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Title: The Intersection of Physics and Biology

Abstract

In April 1953, Watson and Crick largely defined the program of 20th century biology: obtaining the blueprint of life encoded in the DNA. Fifty years later, in 2003, the sequencing of the human genome was completed. Like any major scientific breakthrough, the sequencing of the human genome raised many more questions than it answered. I'll brief you on some of the big open problems in cell and developmental biology, and I'll explain why approaches, tools, and ideas from the physical sciences are currently reshaping biological research. Super-resolution light microscopies are revealing the intricate spatial organization of cells, single-molecule methods show how molecular machines function, and new probes are clarifying the role of mechanical forces in cell and tissue function. At the same time, Physics stands to gain beautiful new problems in soft condensed matter, quantum mechanics, and non-equilibrium thermodynamics.

Authors:
Publication Date:
Research Org.:
FNAL (Fermi National Accelerator Laboratory (FNAL), Batavia, IL (United States))
Sponsoring Org.:
USDOE Office of Science (SC)
OSTI Identifier:
987796
DOE Contract Number:
AC02-07CH11359
Resource Type:
Multimedia
Resource Relation:
Conference: Fermilab Colloquia, Fermi National Accelerator Laboratory (FNAL), Batvia, Illinois (United States), presented on May 26, 2010
Country of Publication:
United States
Language:
English
Subject:
59 BASIC BIOLOGICAL SCIENCES; 60 APPLIED LIFE SCIENCES; HUMAN GENOME; DNA; BIOLOGY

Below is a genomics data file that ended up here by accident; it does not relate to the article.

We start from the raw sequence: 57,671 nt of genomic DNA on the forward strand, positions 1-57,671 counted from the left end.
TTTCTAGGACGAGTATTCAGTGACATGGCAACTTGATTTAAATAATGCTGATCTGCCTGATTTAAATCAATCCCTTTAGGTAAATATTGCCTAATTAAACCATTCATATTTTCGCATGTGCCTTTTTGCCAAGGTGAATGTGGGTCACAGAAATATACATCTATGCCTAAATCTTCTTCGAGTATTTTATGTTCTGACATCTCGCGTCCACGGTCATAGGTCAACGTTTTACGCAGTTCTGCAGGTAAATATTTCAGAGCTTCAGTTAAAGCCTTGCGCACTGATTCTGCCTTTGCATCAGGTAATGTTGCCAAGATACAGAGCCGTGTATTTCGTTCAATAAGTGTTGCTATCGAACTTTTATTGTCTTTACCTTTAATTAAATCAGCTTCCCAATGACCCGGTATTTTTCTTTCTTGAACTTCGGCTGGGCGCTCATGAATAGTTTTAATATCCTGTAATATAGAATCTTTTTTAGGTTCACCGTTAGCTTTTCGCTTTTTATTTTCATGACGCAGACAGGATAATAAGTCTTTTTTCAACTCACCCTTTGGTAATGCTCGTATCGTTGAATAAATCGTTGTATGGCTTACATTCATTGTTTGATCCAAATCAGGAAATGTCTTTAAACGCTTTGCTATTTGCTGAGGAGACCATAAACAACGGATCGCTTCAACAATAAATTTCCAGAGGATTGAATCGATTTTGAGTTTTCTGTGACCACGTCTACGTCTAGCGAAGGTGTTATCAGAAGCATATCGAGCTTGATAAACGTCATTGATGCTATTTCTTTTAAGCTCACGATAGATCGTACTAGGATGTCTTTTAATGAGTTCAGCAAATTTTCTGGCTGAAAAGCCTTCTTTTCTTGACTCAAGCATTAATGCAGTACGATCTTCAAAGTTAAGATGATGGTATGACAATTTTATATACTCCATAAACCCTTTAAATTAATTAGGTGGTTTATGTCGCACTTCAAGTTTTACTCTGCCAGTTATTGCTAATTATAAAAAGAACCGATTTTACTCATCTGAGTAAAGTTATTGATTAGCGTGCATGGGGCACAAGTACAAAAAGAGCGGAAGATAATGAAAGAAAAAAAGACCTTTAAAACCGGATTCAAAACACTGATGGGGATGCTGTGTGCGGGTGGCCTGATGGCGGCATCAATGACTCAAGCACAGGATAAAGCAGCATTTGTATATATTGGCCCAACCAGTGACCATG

Citation Formats

Liphardt, Jan. The Intersection of Physics and Biology. United States: N. p., 2010. Web.
Liphardt, Jan. The Intersection of Physics and Biology. United States.
Liphardt, Jan. Wed . "The Intersection of Physics and Biology". United States. https://www.osti.gov/servlets/purl/987796.
@article{osti_987796,
title = {The Intersection of Physics and Biology},
author = {Liphardt, Jan},
abstractNote = {In April 1953, Watson and Crick largely defined the program of 20th century biology: obtaining the blueprint of life encoded in the DNA. Fifty years later, in 2003, the sequencing of the human genome was completed. Like any major scientific breakthrough, the sequencing of the human genome raised many more questions than it answered. I'll brief you on some of the big open problems in cell and developmental biology, and I'll explain why approaches, tools, and ideas from the physical sciences are currently reshaping biological research. Super-resolution light microscopies are revealing the intricate spatial organization of cells, single-molecule methods show how molecular machines function, and new probes are clarifying the role of mechanical forces in cell and tissue function. At the same time, Physics stands to gain beautiful new problems in soft condensed matter, quantum mechanics, and non-equilibrium thermodynamics.},
doi = {},
journal = {},
number = ,
volume = ,
place = {United States},
year = {2010},
month = {5}
}

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